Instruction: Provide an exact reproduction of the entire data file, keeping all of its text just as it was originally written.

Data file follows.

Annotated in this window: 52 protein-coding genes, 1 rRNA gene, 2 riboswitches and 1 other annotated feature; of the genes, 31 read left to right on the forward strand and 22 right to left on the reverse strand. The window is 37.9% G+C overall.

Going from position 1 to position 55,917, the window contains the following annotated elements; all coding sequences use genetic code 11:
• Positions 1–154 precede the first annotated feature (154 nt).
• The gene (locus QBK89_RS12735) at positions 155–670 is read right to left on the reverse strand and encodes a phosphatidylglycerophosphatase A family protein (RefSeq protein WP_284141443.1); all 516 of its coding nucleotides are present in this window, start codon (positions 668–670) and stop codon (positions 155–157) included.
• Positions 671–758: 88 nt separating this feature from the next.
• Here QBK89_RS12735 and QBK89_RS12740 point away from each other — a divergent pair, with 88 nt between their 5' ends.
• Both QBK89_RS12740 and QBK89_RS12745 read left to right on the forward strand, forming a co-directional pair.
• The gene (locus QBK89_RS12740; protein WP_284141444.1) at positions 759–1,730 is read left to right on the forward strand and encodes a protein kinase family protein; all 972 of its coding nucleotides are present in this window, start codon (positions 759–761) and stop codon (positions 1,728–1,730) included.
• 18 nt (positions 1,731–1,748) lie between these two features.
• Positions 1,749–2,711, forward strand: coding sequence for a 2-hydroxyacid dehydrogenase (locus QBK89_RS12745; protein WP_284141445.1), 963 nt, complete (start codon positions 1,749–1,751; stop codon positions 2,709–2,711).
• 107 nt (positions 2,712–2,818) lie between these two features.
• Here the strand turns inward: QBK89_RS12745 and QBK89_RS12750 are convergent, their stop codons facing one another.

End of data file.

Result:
Annotated in this window: 52 protein-coding genes, 1 rRNA gene, 2 riboswitches and 1 other annotated feature; of the genes, 31 read left to right on the forward strand and 22 right to left on the reverse strand. The window is 37.9% G+C overall.

Going from position 1 to position 55,917, the window contains the following annotated elements; all coding sequences use genetic code 11:
• Positions 1–154 precede the first annotated feature (154 nt).
• The gene (locus QBK89_RS12735) at positions 155–670 is read right to left on the reverse strand and encodes a phosphatidylglycerophosphatase A family protein (RefSeq protein WP_284141443.1); all 516 of its coding nucleotides are present in this window, start codon (positions 668–670) and stop codon (positions 155–157) included.
• Positions 671–758: 88 nt separating this feature from the next.
• Here QBK89_RS12735 and QBK89_RS12740 point away from each other — a divergent pair, with 88 nt between their 5' ends.
• Both QBK89_RS12740 and QBK89_RS12745 read left to right on the forward strand, forming a co-directional pair.
• The gene (locus QBK89_RS12740; protein WP_284141444.1) at positions 759–1,730 is read left to right on the forward strand and encodes a protein kinase family protein; all 972 of its coding nucleotides are present in this window, start codon (positions 759–761) and stop codon (positions 1,728–1,730) included.
• 18 nt (positions 1,731–1,748) lie between these two features.
• Positions 1,749–2,711, forward strand: coding sequence for a 2-hydroxyacid dehydrogenase (locus QBK89_RS12745; protein WP_284141445.1), 963 nt, complete (start codon positions 1,749–1,751; stop codon positions 2,709–2,711).
• 107 nt (positions 2,712–2,818) lie between these two features.
• Here the strand turns inward: QBK89_RS12745 and QBK89_RS12750 are convergent, their stop codons facing one another.